DEAR MISS MANNERS: When I eat steak, I like to cut my steak into smaller pieces. Then, after doing so, I stab the cut portion of steak with my knife and place it in my mouth. I was recently chastised by my new girlfriend for doing so.
I have eaten my steak like this since I was a young boy. I felt my girlfriend was wrong, since I've never been corrected for eating my steak this way.
Will you please help me explain to my girlfriend that there is no wrong way to eat a Texas steak?
GENTLE READER: Sure there is. Chomping off the cow, for example.
Are you, perchance, under the delusion that manners are only for use on formal occasions, by the sissies who go to such things, and that it is manly to be slipshod?
(And yes, Miss Manners threw in the "perchance" to goad you, just as you are persisting in your eating habit to goad your girlfriend.)
Or perhaps you are just extremely old-fashioned. Eating from the point of a knife was commonplace until it was roundly condemned about 200 years ago, when the fork came into widespread use. And cutting up all the meat before it is eaten is done only for small children not yet trusted to wield knives.
That you were not told this before is a shame. But now you know.
DEAR MISS MANNERS: I recently asked a first date with a lady who had hinted to me that she would welcome a more-than-casual relationship between us. I took her to a pleasant and quiet restaurant, hoping that we could get to know each other better.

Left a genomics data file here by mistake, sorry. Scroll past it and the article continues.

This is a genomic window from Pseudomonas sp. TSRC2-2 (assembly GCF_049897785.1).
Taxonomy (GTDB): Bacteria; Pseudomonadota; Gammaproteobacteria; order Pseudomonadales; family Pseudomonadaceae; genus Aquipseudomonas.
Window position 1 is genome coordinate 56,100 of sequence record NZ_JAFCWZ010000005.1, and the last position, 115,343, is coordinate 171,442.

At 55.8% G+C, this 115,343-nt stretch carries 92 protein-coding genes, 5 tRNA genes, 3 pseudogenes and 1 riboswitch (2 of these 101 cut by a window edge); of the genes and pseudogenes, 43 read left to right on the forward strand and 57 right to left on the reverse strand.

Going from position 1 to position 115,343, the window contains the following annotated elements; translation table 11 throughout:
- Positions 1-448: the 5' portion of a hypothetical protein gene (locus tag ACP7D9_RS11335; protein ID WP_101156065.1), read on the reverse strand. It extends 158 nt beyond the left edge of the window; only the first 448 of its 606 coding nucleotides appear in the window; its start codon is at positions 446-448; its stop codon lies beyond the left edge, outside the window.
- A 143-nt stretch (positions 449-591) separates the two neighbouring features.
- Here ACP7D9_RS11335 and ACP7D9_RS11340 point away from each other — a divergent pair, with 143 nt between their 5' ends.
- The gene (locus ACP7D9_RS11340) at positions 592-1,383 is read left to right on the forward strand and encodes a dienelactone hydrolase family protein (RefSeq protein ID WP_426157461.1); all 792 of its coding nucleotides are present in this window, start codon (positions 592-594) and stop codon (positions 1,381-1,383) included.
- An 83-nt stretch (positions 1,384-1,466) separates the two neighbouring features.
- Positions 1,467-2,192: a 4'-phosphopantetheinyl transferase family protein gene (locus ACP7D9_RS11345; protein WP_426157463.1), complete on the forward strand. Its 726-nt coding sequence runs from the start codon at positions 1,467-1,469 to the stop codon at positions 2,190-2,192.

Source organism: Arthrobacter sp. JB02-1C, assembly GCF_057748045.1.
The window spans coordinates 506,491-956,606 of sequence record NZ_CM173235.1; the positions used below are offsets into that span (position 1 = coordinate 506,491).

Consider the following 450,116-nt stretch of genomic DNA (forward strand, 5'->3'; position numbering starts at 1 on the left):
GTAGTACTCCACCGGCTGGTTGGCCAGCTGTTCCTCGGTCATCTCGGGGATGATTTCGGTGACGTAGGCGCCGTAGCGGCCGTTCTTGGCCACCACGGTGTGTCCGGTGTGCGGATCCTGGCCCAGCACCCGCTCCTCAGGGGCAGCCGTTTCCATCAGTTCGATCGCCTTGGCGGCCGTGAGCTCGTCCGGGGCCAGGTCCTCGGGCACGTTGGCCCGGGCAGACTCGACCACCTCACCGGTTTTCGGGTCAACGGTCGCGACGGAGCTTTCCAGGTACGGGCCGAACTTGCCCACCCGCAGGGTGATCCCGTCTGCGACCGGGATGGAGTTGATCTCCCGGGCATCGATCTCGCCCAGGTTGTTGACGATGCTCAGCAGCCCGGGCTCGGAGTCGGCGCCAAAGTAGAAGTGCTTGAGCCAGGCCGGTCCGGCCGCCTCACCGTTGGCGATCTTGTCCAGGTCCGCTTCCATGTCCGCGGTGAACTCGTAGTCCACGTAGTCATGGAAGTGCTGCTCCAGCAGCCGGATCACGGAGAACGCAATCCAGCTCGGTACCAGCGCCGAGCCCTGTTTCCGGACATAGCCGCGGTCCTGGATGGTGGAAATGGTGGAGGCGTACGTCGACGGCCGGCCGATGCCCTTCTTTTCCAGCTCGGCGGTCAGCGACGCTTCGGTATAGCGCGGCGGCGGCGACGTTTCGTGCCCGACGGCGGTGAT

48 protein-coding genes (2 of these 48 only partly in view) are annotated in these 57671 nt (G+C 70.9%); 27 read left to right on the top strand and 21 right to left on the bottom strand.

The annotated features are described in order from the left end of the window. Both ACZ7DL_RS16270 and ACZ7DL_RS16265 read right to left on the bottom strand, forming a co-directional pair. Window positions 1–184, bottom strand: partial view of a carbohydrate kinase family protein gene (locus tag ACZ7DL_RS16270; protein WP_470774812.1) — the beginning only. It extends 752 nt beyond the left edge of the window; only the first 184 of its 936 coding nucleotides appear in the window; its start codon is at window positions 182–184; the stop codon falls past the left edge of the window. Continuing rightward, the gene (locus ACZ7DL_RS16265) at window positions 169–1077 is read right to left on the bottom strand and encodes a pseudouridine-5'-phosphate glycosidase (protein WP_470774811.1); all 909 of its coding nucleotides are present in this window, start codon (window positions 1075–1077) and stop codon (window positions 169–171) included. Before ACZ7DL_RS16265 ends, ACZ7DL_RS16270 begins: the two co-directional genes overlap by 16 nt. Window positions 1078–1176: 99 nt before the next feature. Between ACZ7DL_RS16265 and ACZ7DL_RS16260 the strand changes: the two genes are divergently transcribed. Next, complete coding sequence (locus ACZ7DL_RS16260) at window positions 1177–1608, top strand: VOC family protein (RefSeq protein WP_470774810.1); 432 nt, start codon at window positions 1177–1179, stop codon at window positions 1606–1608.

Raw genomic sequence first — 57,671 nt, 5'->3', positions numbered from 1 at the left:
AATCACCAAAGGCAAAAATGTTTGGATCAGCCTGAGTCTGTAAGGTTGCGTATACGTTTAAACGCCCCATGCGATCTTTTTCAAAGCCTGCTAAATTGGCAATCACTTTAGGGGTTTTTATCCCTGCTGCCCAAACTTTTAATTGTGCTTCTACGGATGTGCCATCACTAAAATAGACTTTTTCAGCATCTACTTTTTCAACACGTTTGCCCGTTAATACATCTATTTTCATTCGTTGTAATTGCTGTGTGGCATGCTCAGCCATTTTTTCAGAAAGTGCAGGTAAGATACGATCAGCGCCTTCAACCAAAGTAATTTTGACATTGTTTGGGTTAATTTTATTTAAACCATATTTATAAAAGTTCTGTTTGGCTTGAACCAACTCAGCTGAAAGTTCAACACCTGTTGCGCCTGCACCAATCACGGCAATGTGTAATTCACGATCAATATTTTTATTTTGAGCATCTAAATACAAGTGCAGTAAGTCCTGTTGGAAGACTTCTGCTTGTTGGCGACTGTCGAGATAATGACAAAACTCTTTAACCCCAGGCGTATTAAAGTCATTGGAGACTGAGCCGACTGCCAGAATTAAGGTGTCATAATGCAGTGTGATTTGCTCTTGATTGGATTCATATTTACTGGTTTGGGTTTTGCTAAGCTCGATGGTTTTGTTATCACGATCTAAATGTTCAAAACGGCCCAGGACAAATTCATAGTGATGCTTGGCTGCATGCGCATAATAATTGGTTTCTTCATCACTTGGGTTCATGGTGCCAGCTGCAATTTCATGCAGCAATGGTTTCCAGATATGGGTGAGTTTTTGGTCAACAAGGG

Her cell phone rang 10 minutes after our arrival at the restaurant, and she proceeded to have a lengthy conversation with the caller. A few minutes later, this was repeated with another caller and then, just after we finished our main course and were awaiting dessert, it happened again with a third caller.
From what I could hear of the conversations, none were of an urgent nature.
During the third call and subsequent conversation, I took sufficient cash to pay for our meals (plus a generous tip), placed it on the table and interrupted her long enough to say that perhaps we could do this again when she wasn't so busy and left her sitting there, cell phone in hand.
We had taken a cab to the restaurant so I'm afraid she would have incurred the expense of a cab to get herself home.
Was I wrong to expect her to turn her phone off or at least inform her callers she was busy and promise to call back later? She has let all our mutual friends know how terribly rude I was to her.
GENTLE READER: That makes five instances of repeated rudeness on her side and none on yours, presuming that you handled the matter as civilly as you indicate. Miss Manners would say that you did the lady a favor by giving her the privacy to enjoy the relationships she already has.